During the last week of work, David Diestelkamp and Rick Liggin backpacked their way up from Slovakia to assist our efforts. They helped us “set up” for “Bible Studies in English” in Bytom, helped us distribute several hundred more tracts, participated in Bible studies and offered tremendous encouragement to me, my brother Dan, and to Kasia. We thank God for their dedication and devotion to sowing the seed of the Kingdom everywhere.
English or Polish?
Although Dan and I were able to do a significant amount of teaching, we were very dependent upon Kasia for her excellent translations. We met very few Poles in this region who were comfortable with the English language. Of course, much good work can be done using translators like Kasia. But it is my opinion that the doors to evangelism in Southern Poland will really open when the teaching can be done in the Polish language. As Dan and I fumbled our way through greetings, salutations and other survival situations (where is the bathroom?), the people were extremely tolerant of our language shortcomings and were quite delighted that we were attempting to learn their language. I believe that many doors will be opened and remain open to those who will learn and teach the Bible in Polish.
Will You Help?
I am making necessary preparations to learn Polish and return next year for a 3-4 month stay. Perhaps that visit will lay the groundwork for a more permanent preaching engagement. Remember, we are taking this krok po kroku, step by step. I have tremendous respect and admiration for those preachers, their wives and their families who have taken this big step in foreign evangelism. And while I find many merits to the “short-length” mission trips, it seems obvious to me that “longer” missionary journeys will have longer-lasting impact. Perhaps the greatest merit of the “shorter” trips is that they serve to introduce the gospel to foreign fields and also introduce those foreign fields to gospel preachers.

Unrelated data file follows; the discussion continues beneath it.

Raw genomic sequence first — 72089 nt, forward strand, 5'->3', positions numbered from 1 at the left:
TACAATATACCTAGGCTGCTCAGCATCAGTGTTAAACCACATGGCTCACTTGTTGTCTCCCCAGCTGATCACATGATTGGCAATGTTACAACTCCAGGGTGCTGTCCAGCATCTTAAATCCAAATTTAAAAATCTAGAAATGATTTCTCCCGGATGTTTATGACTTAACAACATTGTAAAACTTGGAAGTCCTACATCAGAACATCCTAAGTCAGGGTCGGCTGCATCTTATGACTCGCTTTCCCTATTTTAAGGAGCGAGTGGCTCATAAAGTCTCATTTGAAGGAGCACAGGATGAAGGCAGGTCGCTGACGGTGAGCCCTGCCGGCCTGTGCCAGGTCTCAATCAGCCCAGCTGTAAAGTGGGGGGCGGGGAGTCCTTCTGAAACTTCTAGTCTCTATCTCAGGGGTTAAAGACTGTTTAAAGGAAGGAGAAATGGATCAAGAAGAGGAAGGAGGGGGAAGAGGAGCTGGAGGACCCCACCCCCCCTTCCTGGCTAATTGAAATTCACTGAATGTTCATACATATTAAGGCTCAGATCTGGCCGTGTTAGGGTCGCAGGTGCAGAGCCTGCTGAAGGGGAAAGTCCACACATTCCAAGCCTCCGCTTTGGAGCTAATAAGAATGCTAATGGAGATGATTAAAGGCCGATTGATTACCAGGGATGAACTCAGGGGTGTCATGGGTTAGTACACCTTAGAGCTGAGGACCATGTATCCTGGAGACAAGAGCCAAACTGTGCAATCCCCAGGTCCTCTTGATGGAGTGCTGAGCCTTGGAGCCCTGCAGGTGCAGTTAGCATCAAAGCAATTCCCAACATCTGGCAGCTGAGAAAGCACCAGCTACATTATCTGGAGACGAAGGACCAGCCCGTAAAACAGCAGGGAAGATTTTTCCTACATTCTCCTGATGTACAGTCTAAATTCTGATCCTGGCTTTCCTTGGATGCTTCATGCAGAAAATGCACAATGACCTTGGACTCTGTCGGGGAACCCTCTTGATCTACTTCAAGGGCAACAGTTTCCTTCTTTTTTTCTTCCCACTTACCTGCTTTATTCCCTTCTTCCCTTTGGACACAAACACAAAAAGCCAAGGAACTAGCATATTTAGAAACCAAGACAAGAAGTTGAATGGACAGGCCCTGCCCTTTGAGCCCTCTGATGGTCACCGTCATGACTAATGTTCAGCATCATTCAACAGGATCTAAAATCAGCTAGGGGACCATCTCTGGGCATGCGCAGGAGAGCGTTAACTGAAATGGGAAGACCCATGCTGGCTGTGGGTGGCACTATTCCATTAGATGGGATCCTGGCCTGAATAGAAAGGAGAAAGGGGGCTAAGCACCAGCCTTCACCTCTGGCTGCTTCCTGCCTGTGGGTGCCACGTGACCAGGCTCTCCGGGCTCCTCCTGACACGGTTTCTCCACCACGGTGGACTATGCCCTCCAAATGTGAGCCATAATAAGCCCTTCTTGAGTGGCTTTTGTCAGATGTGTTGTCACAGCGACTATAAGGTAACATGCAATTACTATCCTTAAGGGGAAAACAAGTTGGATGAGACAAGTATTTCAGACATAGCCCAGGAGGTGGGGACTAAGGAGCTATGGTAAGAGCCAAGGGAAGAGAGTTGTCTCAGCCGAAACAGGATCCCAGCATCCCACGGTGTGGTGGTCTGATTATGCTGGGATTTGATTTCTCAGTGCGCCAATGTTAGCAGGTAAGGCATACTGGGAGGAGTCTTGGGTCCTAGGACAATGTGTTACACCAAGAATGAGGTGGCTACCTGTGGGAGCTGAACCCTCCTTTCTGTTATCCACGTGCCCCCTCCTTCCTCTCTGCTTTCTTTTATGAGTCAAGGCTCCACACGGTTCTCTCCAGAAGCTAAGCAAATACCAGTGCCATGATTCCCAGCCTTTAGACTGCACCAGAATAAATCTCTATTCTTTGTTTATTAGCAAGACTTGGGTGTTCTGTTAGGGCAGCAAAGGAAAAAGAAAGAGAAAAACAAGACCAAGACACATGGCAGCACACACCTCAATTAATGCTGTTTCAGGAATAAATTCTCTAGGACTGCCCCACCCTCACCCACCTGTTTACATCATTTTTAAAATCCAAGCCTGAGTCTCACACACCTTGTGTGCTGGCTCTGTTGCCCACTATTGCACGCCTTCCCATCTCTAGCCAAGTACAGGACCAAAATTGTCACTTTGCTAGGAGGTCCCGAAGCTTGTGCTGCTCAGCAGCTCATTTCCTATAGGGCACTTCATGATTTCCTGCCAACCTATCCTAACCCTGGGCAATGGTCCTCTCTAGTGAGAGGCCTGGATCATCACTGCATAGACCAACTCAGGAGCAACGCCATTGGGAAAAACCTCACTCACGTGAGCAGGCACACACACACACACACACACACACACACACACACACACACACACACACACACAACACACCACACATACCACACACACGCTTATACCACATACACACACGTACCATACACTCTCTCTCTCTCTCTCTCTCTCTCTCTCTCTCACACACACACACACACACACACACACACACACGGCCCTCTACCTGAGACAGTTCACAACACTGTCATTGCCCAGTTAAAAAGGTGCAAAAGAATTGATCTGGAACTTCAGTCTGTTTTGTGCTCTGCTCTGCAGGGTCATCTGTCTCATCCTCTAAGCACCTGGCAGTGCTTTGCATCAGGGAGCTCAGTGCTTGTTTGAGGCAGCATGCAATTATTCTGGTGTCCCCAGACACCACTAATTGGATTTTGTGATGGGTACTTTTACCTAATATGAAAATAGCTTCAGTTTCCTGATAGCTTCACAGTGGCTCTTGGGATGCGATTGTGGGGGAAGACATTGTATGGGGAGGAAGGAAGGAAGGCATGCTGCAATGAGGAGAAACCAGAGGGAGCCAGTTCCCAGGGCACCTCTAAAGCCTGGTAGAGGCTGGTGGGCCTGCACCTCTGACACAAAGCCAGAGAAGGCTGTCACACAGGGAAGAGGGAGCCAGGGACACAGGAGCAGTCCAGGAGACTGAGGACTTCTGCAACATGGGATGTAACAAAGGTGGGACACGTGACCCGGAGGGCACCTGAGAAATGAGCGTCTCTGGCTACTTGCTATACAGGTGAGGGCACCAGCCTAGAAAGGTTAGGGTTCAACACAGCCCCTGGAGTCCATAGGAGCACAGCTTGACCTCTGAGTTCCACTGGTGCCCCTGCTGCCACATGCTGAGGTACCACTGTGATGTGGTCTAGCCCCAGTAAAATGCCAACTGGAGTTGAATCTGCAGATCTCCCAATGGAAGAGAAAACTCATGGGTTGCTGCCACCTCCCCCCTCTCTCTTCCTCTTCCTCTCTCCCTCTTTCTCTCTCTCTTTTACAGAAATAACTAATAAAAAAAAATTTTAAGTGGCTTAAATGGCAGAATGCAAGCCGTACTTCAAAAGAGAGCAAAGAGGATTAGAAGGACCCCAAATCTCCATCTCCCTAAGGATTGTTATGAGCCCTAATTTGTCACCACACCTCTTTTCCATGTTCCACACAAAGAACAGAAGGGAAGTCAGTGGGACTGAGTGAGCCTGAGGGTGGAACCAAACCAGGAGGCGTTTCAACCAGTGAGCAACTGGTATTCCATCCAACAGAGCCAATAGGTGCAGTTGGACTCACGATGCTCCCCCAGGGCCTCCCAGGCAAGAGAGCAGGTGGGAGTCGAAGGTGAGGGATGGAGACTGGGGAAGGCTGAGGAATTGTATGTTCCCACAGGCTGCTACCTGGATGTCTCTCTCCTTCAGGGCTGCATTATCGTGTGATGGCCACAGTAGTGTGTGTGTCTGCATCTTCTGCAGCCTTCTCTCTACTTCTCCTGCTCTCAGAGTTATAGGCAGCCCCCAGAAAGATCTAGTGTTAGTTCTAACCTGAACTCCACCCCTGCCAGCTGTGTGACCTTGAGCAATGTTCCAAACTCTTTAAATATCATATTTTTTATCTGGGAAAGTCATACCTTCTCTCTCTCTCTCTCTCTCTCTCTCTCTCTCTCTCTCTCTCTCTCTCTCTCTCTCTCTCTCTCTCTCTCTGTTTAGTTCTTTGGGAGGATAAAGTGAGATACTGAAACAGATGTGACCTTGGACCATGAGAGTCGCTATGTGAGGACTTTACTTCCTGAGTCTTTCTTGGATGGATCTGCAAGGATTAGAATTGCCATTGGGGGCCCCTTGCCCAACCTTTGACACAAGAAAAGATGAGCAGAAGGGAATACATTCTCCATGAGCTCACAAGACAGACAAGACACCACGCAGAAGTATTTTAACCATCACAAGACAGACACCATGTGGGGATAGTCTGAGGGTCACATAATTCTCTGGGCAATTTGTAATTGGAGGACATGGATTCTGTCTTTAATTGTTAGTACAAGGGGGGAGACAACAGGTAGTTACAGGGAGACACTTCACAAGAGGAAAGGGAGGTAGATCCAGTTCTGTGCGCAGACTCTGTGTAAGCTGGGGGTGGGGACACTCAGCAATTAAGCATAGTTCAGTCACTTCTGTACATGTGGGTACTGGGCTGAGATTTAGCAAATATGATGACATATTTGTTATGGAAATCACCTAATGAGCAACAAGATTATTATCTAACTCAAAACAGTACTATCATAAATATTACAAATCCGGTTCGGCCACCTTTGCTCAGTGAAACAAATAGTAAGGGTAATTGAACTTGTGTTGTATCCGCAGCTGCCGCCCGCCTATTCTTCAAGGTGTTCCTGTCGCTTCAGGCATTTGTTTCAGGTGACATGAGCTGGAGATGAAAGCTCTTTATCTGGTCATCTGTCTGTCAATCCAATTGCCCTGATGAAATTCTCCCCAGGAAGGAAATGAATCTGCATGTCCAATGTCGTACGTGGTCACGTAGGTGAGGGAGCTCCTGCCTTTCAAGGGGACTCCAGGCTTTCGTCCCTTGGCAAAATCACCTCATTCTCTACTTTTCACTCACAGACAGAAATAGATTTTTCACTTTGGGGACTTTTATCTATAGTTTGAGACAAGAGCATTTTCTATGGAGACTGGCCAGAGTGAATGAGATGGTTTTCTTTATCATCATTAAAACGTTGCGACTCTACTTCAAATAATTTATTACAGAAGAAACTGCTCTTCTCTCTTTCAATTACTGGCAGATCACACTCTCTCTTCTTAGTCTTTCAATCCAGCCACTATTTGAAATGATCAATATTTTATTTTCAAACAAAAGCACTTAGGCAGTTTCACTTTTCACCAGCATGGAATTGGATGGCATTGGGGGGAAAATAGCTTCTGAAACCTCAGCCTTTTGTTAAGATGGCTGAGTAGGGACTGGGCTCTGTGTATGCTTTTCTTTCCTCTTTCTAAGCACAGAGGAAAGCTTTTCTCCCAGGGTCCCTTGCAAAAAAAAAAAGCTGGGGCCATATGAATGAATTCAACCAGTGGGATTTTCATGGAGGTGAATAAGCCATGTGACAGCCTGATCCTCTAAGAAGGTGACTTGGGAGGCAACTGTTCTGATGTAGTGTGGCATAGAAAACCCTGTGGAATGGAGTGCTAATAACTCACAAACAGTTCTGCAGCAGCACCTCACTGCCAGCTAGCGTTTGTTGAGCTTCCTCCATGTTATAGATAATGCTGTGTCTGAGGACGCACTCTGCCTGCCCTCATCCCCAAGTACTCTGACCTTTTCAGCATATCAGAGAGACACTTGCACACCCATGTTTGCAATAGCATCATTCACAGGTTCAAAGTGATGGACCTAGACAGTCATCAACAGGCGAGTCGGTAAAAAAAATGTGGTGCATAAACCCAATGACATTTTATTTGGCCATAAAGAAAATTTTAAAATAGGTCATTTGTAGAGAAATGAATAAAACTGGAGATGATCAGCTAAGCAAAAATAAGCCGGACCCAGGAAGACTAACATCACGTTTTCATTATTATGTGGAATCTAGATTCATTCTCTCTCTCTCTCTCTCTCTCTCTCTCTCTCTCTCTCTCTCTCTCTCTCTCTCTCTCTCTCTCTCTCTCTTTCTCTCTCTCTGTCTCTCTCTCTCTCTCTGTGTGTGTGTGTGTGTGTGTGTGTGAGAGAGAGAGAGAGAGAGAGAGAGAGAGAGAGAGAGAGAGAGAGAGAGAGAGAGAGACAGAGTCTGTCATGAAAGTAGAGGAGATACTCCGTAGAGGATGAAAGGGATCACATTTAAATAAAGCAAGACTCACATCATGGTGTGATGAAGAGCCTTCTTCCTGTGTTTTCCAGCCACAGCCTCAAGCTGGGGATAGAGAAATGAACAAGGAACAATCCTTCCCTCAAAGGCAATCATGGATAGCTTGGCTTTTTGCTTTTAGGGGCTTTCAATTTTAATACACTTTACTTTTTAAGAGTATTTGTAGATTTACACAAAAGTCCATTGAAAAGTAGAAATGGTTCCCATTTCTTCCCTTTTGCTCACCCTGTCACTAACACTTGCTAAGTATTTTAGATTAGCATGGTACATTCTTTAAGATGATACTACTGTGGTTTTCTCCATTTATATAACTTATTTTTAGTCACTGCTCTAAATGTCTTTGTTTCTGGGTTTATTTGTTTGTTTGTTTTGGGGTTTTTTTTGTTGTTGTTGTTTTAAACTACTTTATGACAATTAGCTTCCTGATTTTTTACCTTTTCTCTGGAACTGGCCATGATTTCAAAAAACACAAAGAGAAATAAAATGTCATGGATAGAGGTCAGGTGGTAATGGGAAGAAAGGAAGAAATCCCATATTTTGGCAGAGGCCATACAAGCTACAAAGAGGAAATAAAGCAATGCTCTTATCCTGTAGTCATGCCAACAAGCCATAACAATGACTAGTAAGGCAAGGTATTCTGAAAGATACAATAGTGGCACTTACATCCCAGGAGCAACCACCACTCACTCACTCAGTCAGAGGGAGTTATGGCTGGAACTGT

Next Spring, Lord willing, I will return to Poland to resume my studies with Kasia, her family, her friends and others that we taught this summer. One young student asked me, “What will we do if we become Christians and convert to your faith?” I replied that, although all the necessary information was available in the Scriptures, we would certainly return for further teaching and instruction. I am convinced that several Poles will take that grand step of faith upon hearing more about Jesus (Rom. 10:17). God has promised that his Word is powerful (Rom. 1:16; Heb. 4:12-13) and will accomplish its intended purpose (Isa. 55:11). Although some resistance is inevitable, perhaps the next occupation of Poland will be spiritual in nature; where God controls the hearts of men and Christ himself holds captivity captive. Will you have fellowship with me in this great opportunity? More Bibles, literature and plane tickets will need to be purchased. I am already incurring some expense with language tapes, books and necessary phone calls to Poland. Let’s take this step, krok po kroku, together!
Guardian of Truth XXXVIII: 21, p. 9-10
November 3, 1994